Nearly 30 companies have purchased ad time for this Sunday's Super Bowl, with veterans PepsiCo and IBM joining newcomer Procter & Gamble. Although the highly coveted ads go for an average of $2.3 million, one survey found only 7% of consumers said a Super Bowl ad caused them to switch product brands.
A legal fight between the DaimlerChrysler's Jeep and General Motors' Hummer brands has entered the advertising arena. A new Jeep commercial, by GlobalHue of Southfield, Mich., shows children getting more fun out of their toy Jeeps than an overweight kid with a go-cart Hummer.
The ad follows an unsuccessful legal challenge by DaimlerChrysler that alleged the Hummer's grille copied the Jeep's grille.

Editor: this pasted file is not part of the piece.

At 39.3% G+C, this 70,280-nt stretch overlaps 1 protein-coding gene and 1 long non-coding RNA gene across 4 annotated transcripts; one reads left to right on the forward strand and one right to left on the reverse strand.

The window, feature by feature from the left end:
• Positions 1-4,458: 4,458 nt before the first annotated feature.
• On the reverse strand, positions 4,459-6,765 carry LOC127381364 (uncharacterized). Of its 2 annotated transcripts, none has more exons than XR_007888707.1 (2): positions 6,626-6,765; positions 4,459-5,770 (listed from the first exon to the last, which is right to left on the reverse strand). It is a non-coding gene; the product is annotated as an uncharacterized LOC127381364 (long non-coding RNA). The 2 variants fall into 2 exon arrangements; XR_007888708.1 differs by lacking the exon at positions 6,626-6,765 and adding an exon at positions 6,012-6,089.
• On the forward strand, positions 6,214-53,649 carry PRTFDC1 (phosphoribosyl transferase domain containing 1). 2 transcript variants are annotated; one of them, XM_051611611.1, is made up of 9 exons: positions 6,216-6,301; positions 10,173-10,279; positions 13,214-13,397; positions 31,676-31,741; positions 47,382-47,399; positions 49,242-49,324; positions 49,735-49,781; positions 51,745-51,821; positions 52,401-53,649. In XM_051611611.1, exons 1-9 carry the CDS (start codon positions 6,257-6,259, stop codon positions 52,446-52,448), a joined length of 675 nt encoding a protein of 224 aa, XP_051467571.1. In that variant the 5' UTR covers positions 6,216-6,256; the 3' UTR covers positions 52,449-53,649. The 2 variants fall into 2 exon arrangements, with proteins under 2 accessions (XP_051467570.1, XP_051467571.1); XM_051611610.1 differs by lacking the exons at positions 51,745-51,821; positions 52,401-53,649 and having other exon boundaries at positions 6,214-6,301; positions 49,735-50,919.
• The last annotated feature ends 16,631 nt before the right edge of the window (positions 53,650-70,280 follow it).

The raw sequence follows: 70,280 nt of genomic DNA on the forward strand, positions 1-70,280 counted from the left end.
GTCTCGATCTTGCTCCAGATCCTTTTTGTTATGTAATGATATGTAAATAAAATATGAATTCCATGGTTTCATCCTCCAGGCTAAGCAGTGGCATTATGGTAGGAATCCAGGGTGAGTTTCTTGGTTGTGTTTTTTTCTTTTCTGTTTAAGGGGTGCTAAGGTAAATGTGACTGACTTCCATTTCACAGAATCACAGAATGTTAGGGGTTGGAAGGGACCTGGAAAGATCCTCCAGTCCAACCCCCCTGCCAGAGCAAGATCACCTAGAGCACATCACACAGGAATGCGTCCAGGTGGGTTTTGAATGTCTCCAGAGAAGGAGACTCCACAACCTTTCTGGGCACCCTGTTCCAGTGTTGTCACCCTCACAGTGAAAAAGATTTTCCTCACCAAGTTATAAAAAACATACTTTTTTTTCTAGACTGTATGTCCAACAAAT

Since the new federal anti-spam law risks getting legitimate e-marketers in trouble, companies must train employees, especially those in sales and marketing, to be fully compliant, writes columnist Neil J. Squillante. A separate article discusses a new report by Jupiter Research that estimates the costs of blocking legitimate e-mail will increase from $230 million in 2003 to $419 million in 2008.
Amazon.com, helped by a strong holiday online shopping season, yesterday posted a $35 million profit for 2003, after almost 10 years of losses. One analyst said big factors were the overall rise in online shopping, as well as Amazon's strategy to offer free shipping and discounted prices on some products.